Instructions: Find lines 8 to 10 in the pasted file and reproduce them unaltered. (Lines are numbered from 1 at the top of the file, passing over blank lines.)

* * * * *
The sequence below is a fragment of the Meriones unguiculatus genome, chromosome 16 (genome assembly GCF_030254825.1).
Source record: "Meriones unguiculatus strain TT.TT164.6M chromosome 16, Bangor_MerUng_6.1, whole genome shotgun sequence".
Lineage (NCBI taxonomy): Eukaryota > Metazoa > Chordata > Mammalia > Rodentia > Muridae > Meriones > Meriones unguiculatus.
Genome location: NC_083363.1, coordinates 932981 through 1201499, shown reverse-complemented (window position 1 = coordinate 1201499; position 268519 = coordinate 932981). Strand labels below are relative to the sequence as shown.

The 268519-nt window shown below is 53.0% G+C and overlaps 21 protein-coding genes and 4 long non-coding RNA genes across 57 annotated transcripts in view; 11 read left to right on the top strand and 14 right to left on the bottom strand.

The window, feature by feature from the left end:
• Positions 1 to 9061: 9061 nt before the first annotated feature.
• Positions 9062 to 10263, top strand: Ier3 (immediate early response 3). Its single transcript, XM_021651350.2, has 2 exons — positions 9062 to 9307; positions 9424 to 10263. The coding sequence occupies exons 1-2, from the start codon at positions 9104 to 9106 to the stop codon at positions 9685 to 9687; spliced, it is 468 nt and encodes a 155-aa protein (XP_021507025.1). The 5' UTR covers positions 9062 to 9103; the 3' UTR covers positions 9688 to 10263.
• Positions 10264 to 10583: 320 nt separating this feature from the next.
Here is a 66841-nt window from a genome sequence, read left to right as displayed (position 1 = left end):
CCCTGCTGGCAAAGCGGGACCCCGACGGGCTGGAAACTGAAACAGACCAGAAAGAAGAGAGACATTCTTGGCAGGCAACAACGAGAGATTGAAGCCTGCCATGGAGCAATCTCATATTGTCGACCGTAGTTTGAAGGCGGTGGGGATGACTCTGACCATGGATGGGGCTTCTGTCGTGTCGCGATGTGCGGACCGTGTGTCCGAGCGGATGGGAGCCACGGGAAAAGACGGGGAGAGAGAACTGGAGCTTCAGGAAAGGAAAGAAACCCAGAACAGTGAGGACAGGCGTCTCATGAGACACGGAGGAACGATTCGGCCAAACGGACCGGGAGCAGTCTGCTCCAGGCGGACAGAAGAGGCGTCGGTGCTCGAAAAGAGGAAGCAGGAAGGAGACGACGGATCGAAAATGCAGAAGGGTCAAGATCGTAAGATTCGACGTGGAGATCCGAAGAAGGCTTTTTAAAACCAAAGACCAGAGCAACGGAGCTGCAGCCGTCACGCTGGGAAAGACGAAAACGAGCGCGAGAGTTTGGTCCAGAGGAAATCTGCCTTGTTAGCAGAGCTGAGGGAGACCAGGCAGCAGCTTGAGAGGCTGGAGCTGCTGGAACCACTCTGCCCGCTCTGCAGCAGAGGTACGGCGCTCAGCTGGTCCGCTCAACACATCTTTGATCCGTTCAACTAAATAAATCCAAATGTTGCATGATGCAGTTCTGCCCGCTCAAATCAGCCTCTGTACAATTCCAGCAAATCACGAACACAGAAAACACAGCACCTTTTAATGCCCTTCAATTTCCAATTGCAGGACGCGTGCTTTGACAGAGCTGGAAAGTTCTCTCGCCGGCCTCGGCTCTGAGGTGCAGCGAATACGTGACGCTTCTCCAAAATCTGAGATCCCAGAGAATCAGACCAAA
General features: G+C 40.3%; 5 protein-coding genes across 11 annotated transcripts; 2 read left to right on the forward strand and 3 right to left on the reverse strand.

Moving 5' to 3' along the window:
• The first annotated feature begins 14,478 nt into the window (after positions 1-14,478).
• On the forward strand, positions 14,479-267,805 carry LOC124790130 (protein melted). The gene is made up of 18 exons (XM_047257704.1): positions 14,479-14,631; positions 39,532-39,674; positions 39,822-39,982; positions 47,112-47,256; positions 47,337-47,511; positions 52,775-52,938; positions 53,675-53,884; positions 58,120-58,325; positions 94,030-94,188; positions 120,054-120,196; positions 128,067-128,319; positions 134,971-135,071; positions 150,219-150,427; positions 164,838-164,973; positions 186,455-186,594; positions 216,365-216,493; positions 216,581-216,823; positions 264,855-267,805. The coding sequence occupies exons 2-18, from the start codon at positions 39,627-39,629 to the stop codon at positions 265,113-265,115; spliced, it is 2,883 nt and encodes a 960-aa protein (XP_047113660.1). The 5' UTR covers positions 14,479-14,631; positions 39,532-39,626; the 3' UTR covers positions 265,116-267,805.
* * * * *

• Positions 9062 to 10263, top strand: Ier3 (immediate early response 3). Its single transcript, XM_021651350.2, has 2 exons — positions 9062 to 9307; positions 9424 to 10263. The coding sequence occupies exons 1-2, from the start codon at positions 9104 to 9106 to the stop codon at positions 9685 to 9687; spliced, it is 468 nt and encodes a 155-aa protein (XP_021507025.1). The 5' UTR covers positions 9062 to 9103; the 3' UTR covers positions 9688 to 10263.
• Positions 10264 to 10583: 320 nt separating this feature from the next.
Here is a 66841-nt window from a genome sequence, read left to right as displayed (position 1 = left end):